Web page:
HCMF revisited: James Dillon – Piano Concerto ‘Andromeda’

by 5:4

Scottish composer James Dillon is a regular fixture at the Huddersfield Contemporary Music Festival, and the last few years have included several of his larger-scale works. Of these, the performance of his Piano Concerto ‘Andromeda’ at HCMF 2014 was one of the most striking, and has remained vividly in mind partly due to how difficult it seemed to parse, and as a consequence was a tricky piece to write about in my original review. The work isn’t performed often and no recording yet exists, so it’s one of a number of Dillon’s major works that remains in relative obscurity.

That’s unfortunate in any case, but particularly so because of the level of ambition Dillon brought to this piece. His long programme note describes the points of inspiration that led to the work’s subtitle, citing Greco-Roman mythology – Andromeda was the daughter of Celeus and Cassiopeia and personifies the dawn; like Prometheus, she was chained to a rock, eventually rescued by Perseus – and astronomy, referring both to the constellation (which was originally seen to represent Andromeda, and named ‘the chained woman’) as well as the galaxy – the nearest major galaxy to our own – that lies within it. Dillon also talks about the the legacy of the piano concerto idiom, describing the increasing emphasis on soloistic virtuosity that “remains one of its most attractive and repulsive features”, which perhaps explains why the pianist in his piece, save for a short opening cadenza, bears no resemblance to a conventional concerto soloist.

As in so much of Dillon’s work, these disparate inspirations are less signifiers than relatively passive elements that provide an allusive and/or metaphorical influence on the nature and behaviour of the musical material. Dillon isn’t particularly seeking to enact or depict a mythological dramatic narrative here (despite the fact that the music very occasionally takes on a superficially filmic character), though the astronomical references offer a more direct albeit generalised connection, particularly the idea of star formation and (galactic) arrangement. Dillon describes how the piece, which is in a single, continuous movement, comprises 15 sections, which are

the result of a division and re-ordering of larger stretches of material, the sections are arranged as a series of imaginary waves, one section giving birth to the next. […] Form cannot be separated from its activity and here this activity is a playful reality, an incandescent tension between renewal and suspension.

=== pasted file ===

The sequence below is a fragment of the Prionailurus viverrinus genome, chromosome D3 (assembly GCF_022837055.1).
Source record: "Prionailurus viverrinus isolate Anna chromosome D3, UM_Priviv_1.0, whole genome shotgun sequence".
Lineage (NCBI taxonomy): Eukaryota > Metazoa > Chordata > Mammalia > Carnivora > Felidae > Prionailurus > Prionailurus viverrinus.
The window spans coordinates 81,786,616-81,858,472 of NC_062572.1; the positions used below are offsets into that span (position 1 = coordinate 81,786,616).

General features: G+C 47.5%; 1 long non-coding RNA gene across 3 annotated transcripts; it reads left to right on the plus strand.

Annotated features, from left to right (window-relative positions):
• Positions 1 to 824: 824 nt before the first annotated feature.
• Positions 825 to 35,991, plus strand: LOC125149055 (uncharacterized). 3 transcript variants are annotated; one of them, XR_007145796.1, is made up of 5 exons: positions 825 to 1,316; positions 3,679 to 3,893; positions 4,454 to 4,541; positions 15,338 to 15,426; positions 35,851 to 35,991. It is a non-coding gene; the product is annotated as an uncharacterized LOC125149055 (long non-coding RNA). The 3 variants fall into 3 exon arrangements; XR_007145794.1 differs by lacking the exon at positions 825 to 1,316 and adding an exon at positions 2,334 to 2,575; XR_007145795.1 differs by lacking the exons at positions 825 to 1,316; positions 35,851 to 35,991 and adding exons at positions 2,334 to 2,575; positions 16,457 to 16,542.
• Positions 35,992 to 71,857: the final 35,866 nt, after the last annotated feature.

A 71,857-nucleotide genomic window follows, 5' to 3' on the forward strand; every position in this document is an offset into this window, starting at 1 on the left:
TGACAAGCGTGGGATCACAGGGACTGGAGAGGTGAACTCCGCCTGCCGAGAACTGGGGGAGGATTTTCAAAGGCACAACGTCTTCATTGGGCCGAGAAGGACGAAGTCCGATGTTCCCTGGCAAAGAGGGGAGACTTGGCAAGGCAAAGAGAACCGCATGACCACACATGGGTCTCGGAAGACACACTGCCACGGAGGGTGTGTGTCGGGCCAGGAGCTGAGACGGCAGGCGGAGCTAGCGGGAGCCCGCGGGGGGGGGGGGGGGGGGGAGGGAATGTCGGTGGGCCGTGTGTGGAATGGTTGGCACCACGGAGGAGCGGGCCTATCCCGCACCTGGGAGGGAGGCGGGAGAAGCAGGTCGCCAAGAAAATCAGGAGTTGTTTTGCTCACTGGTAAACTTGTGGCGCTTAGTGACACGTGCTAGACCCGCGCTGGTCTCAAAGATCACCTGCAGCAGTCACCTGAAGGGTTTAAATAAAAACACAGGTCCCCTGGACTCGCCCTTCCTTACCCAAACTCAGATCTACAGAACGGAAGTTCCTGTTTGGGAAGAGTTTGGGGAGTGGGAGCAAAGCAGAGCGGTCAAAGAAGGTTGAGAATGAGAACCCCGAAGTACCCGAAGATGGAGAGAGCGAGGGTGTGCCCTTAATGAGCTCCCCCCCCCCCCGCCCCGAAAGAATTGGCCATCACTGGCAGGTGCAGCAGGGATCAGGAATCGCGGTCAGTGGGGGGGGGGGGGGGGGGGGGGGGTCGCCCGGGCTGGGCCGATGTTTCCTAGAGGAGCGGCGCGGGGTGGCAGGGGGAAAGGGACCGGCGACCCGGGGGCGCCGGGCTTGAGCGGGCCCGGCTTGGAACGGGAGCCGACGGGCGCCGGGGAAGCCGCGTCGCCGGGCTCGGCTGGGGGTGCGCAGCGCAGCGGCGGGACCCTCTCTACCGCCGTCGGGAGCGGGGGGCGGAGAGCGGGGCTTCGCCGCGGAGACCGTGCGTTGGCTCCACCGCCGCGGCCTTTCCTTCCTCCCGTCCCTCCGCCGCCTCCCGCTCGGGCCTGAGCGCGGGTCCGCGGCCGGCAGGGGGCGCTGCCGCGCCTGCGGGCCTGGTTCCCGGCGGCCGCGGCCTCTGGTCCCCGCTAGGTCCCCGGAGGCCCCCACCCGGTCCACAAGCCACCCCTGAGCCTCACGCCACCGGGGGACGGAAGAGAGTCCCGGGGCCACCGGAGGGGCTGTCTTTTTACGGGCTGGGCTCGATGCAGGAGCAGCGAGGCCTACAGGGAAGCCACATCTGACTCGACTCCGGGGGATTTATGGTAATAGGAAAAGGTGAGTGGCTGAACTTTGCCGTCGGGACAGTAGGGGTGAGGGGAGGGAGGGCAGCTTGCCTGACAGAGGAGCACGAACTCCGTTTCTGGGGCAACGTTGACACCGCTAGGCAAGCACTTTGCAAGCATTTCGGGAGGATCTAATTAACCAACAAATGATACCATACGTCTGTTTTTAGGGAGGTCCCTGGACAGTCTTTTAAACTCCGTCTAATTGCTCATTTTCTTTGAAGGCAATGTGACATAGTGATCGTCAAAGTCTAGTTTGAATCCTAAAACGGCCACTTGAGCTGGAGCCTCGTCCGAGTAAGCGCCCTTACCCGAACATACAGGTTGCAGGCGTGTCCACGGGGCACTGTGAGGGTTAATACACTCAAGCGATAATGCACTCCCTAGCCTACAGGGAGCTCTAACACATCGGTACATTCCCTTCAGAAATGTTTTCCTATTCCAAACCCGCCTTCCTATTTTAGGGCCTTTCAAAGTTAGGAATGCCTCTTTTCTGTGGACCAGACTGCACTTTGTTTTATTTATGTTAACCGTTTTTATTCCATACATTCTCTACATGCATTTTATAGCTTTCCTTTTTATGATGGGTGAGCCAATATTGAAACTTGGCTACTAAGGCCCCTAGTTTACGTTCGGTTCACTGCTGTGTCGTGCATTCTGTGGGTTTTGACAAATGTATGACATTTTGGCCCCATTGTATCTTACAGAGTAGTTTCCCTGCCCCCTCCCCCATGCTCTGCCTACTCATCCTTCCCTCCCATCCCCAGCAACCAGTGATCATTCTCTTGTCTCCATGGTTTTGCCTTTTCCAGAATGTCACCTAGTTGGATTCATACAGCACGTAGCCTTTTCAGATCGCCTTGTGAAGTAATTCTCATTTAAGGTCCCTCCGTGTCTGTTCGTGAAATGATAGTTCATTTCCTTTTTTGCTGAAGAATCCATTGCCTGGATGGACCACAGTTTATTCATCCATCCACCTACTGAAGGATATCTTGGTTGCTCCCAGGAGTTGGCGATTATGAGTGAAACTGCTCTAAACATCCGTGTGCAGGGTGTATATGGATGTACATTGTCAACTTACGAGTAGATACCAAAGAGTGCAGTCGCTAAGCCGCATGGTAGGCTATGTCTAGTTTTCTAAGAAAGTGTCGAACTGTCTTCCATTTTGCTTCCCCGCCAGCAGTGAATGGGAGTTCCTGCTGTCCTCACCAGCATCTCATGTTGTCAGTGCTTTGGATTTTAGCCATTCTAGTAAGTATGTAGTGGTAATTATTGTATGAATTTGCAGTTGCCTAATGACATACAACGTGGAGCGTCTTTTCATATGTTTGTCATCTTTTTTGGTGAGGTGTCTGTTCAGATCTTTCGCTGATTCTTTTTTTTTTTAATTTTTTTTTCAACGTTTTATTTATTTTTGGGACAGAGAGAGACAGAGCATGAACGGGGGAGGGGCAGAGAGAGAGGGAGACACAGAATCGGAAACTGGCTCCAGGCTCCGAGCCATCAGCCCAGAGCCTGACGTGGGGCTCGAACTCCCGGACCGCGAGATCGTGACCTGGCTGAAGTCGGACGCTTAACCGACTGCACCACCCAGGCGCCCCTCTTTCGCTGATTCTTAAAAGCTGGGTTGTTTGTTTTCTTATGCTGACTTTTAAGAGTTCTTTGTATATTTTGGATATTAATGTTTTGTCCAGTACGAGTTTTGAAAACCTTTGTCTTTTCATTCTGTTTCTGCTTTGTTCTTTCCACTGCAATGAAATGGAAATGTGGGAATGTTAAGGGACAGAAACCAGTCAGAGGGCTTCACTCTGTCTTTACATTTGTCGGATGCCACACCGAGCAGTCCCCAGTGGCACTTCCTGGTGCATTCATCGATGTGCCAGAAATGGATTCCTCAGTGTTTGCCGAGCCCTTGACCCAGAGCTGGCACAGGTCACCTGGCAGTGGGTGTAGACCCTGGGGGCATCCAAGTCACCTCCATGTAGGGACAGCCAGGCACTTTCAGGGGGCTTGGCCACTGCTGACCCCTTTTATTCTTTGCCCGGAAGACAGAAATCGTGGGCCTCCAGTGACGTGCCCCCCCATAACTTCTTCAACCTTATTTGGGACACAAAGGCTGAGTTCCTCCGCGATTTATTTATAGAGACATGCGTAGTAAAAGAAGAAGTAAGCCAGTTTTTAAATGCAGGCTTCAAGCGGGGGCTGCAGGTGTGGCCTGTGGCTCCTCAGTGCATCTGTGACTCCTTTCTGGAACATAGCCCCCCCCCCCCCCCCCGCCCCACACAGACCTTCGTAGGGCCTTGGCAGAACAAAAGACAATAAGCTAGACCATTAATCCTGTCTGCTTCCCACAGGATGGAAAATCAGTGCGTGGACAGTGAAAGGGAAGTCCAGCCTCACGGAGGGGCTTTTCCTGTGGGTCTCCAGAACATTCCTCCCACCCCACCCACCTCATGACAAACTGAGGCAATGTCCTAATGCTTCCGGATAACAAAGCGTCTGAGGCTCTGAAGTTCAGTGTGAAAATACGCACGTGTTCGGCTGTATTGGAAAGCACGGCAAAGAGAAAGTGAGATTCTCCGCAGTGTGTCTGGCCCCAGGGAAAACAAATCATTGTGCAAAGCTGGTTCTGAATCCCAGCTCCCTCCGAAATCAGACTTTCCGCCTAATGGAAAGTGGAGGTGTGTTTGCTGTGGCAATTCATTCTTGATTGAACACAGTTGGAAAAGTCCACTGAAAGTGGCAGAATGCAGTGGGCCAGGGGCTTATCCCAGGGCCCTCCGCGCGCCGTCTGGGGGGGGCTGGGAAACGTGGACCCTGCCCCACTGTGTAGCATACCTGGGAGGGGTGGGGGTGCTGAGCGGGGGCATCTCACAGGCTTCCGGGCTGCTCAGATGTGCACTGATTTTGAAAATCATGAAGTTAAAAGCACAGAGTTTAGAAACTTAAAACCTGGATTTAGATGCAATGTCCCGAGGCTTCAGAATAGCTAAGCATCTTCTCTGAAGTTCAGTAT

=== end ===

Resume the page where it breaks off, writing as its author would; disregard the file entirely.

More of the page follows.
This idea, very heavily borne out in the music, is redolent of the intense periods of star formation that are a pivotal point in the history and development of any galaxy, and which gives rise to its shape as well as its rich chemical diversity and distribution. It’s this particular aspect of the piece – new ideas continually being created – that time and repeated listenings have clarified was what made and continues to make Andromeda such a challenging listening experience. i’ve often remarked on how further listenings are a necessary part of any meaningful engagement with a piece of music, but it’s rarely so emphatically the case as with Dillon’s Andromeda. The work’s invention is remarkably convoluted; to call it an ’embarrassment of riches’ is tantamount to an understatement.

First, there’s the fact that the connection between its ideas is often impossible to grasp – indeed, there may well be no connection, its ideas springing forth seemingly spontaneously from a spuming epicentre of formative stuff. So we find ourselves passing from the Romantically-charged opening cadenza – largely consonant, filled with arpeggios, trills and runs – to a sequence of rude orchestral blows, to plucked and bowed cross rhythms, to a lovely dense string episode that’s beautiful but feels hemmed in on all sides, to another outbreak of blunt force impacts that break everything up, dissolving into general orchestral vagueness with horn accents deep within. And so on and so on – yet none of this seems remotely superficial: every new development, each new idea feels supremely important, and as it unfolds it occupies the focal point of our attention.

Second, though, is the fact that the perspective of this stream of invention is such that as each new idea is placed front and centre, previous ideas are continuing to be active at the periphery, still evolving before dying away, while yet newer ideas are starting to bubble and froth into existence deep in the music’s core. This leads to a marvellously disorienting sense of perspective in which we experience multiple layers of material, not only from this concentric arrangement of idea formation, but also from the fact (at least, i think it’s a fact) that some of these ideas have multiple facets, where parts of the orchestra operate differently (though not exactly independently). Thus, the distinction between what constitutes either the entirety or a part of an idea becomes impossible to disentangle. This is another nice parallel with astronomy, the way that at first glance we perceive stars as being arranged a certain way, but when their individual distances are established ostensible connections are proven to be non-existent. So too in Andromeda, connections and associations may well be similarly spurious. Hearing the work multiple times in different performances might provide something akin to parallax, but the extent of its convolution is such that arguably the better course is simply to revel in the beauty and mystery of its organisation.